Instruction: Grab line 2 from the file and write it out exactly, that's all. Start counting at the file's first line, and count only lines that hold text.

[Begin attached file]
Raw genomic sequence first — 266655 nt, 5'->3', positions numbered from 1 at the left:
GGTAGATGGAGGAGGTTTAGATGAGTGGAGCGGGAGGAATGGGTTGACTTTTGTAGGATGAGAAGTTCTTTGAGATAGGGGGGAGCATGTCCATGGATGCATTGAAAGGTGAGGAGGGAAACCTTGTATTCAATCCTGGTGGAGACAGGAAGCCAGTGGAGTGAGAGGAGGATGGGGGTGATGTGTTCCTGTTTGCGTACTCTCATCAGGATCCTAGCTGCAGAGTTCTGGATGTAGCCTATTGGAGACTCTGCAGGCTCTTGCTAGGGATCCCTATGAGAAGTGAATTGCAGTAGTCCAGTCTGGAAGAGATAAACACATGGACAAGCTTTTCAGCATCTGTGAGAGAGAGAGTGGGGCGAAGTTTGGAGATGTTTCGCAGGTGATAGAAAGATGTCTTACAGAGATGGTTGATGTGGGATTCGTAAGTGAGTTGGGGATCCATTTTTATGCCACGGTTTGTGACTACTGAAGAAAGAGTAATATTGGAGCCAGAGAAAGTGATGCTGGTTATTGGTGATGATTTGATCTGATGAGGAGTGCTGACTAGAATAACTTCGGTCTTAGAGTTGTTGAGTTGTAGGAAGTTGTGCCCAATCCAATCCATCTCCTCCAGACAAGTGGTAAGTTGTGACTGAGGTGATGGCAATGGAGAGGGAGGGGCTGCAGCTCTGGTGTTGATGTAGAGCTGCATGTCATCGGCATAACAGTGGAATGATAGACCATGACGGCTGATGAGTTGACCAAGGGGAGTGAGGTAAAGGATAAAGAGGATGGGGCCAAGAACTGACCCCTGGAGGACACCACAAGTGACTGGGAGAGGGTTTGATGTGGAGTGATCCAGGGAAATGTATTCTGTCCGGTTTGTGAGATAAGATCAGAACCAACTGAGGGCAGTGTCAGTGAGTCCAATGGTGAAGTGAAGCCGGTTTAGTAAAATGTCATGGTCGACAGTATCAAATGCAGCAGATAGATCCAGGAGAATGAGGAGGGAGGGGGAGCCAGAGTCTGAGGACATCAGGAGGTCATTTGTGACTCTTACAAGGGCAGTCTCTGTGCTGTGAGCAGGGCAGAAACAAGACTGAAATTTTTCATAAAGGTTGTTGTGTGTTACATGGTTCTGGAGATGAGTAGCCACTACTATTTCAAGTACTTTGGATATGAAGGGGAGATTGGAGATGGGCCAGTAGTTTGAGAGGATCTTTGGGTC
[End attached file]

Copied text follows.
GGTAGATGGAGGAGGTTTAGATGAGTGGAGCGGGAGGAATGGGTTGACTTTTGTAGGATGAGAAGTTCTTTGAGATAGGGGGGAGCATGTCCATGGATGCATTGAAAGGTGAGGAGGGAAACCTTGTATTCAATCCTGGTGGAGACAGGAAGCCAGTGGAGTGAGAGGAGGATGGGGGTGATGTGTTCCTGTTTGCGTACTCTCATCAGGATCCTAGCTGCAGAGTTCTGGATGTAGCCTATTGGAGACTCTGCAGGCTCTTGCTAGGGATCCCTATGAGAAGTGAATTGCAGTAGTCCAGTCTGGAAGAGATAAACACATGGACAAGCTTTTCAGCATCTGTGAGAGAGAGAGTGGGGCGAAGTTTGGAGATGTTTCGCAGGTGATAGAAAGATGTCTTACAGAGATGGTTGATGTGGGATTCGTAAGTGAGTTGGGGATCCATTTTTATGCCACGGTTTGTGACTACTGAAGAAAGAGTAATATTGGAGCCAGAGAAAGTGATGCTGGTTATTGGTGATGATTTGATCTGATGAGGAGTGCTGACTAGAATAACTTCGGTCTTAGAGTTGTTGAGTTGTAGGAAGTTGTGCCCAATCCAATCCATCTCCTCCAGACAAGTGGTAAGTTGTGACTGAGGTGATGGCAATGGAGAGGGAGGGGCTGCAGCTCTGGTGTTGATGTAGAGCTGCATGTCATCGGCATAACAGTGGAATGATAGACCATGACGGCTGATGAGTTGACCAAGGGGAGTGAGGTAAAGGATAAAGAGGATGGGGCCAAGAACTGACCCCTGGAGGACACCACAAGTGACTGGGAGAGGGTTTGATGTGGAGTGATCCAGGGAAATGTATTCTGTCCGGTTTGTGAGATAAGATCAGAACCAACTGAGGGCAGTGTCAGTGAGTCCAATGGTGAAGTGAAGCCGGTTTAGTAAAATGTCATGGTCGACAGTATCAAATGCAGCAGATAGATCCAGGAGAATGAGGAGGGAGGGGGAGCCAGAGTCTGAGGACATCAGGAGGTCATTTGTGACTCTTACAAGGGCAGTCTCTGTGCTGTGAGCAGGGCAGAAACAAGACTGAAATTTTTCATAAAGGTTGTTGTGTGTTACATGGTTCTGGAGATGAGTAGCCACTACTATTTCAAGTACTTTGGATATGAAGGGGAGATTGGAGATGGGCCAGTAGTTTGAGAGGATCTTTGGGTC